A Taste of Hunger goes for the culinary jugular as a searing drama, seasoned with sprinkles of eroticism. An overly simplistic plot about two budding restauranteurs striving for Michelin star status is the perfect backdrop for stunning performances from Nikolaj Coster-Waldau and Katrine Greis-Rosenthal. Though the movie is more about the relationship than the food, I did admittedly pause it less than five minutes in to devour a meal whilst watching. I guess one could say in this way, A Taste of Hunger truly lives up to its name.
Carsten (Game of Thrones star Nikolaj Coster-Waldau) and his wife Maggi (Katrine Greis-Rosenthal) have two amazing children, and are working hard to maintain their biggest dream: for their restaurant, Malus, to be awarded a coveted Michelin star. Their coveted status begins to slip through their fingers after Carsten is tipped off about a man visiting from Michelin who will be evaluating them. He has a complete breakdown when he discovers the cook, Frederik (Charlie Gustafsson), has served their signature oysters with over-fermented lemons. Carsten becomes convinced that everything he and Maggi have worked so hard to build is now for moot. Carsten is prepared to throw in the towel and work at McDonalds, but Maggi refuses to give up until she finds the Michelin agent to beg him for another chance.
The action unfolds split into different parts, including Sweet, Sour, and Salt, providing the audience with insight split almost equally between present day and flashbacks. I think by structuring the film so heavy on the past, it somewhat detracts from the action happening presently. One already knows how their relationship ends up, so what is to be gained structurally by showing how happy they once were? The good thing here is that although we as an audience are experiencing things entirely out of order, it serves to flesh out the characters of Carsten and Maggi. By the time the final few minutes play out, I felt fully invested in where the characters would go from here.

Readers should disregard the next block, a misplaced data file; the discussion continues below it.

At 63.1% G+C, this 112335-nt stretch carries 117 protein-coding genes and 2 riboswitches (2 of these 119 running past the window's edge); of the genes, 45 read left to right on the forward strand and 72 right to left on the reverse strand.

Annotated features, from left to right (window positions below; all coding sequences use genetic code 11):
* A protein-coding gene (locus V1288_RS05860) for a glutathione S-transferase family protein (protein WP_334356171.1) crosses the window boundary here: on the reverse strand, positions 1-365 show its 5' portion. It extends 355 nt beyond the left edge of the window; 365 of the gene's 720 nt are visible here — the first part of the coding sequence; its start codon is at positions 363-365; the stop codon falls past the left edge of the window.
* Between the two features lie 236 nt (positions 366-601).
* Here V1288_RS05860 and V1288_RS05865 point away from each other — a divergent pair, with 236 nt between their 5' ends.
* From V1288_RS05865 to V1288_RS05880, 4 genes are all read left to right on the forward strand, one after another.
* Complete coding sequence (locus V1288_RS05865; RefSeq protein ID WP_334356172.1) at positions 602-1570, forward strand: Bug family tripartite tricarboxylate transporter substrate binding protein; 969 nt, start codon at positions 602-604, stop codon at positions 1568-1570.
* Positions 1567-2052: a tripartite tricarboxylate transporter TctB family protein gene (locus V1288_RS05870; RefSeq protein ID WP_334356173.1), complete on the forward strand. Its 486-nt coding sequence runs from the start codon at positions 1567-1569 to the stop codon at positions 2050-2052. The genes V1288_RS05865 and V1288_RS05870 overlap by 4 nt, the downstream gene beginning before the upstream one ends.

I give this film three Michelin stars out of five. I was entertained and intrigued by the story of Carsten and Maggi in spite of the patchwork way it is strung together. A light and fluffy film this is not, and yet, this Danish production tugged at my heartstrings. Particularly, a scene that unfolds in the woods as a parent’s worst nightmare chilled me to the bone. The movie places emphasis on the beauty of plating and hard work, and reminds us that sometimes the very best of meals are best consumed together.
A Taste of Hunger strives for Michelin star status when it debuts in limited theaters on Friday, January 28th.